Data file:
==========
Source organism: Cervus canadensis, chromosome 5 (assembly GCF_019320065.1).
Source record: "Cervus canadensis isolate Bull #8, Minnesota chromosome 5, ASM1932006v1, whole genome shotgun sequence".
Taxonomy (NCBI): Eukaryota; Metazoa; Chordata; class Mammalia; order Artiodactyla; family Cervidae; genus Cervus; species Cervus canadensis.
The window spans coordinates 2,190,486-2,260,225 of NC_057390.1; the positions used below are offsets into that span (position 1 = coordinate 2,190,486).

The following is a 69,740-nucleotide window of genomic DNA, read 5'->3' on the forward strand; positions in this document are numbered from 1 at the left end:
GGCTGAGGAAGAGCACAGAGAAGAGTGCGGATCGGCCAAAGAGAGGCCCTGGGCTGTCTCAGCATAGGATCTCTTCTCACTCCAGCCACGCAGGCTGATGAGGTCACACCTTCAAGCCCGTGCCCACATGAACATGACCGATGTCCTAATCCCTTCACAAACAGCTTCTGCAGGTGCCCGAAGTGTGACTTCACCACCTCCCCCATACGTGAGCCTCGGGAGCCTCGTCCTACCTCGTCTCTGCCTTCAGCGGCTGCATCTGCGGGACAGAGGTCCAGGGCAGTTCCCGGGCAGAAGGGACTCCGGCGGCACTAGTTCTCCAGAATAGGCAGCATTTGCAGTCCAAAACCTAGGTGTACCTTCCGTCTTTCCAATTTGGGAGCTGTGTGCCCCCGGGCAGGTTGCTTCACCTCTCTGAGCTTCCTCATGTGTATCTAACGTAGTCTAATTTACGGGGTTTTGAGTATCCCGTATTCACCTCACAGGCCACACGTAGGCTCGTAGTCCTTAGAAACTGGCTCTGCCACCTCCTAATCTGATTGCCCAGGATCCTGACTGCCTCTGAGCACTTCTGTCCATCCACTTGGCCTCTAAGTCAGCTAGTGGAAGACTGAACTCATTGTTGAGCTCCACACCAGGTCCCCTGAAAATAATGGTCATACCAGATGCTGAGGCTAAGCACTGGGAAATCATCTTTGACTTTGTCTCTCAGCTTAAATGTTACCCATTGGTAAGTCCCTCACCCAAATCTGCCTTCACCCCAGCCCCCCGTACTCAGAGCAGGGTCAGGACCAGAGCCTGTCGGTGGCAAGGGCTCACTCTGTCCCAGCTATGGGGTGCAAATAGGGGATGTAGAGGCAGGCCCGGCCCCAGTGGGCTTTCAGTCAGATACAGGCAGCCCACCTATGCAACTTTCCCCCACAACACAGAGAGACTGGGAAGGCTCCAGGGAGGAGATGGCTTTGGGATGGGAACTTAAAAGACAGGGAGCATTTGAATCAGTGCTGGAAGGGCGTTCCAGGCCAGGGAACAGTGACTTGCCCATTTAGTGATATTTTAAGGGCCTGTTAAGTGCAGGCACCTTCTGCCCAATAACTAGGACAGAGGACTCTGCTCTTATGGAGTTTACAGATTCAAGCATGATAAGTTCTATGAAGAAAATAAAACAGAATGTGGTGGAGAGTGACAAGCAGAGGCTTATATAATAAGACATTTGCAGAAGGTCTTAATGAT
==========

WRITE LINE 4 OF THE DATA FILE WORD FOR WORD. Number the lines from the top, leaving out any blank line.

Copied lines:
The window spans coordinates 2,190,486-2,260,225 of NC_057390.1; the positions used below are offsets into that span (position 1 = coordinate 2,190,486).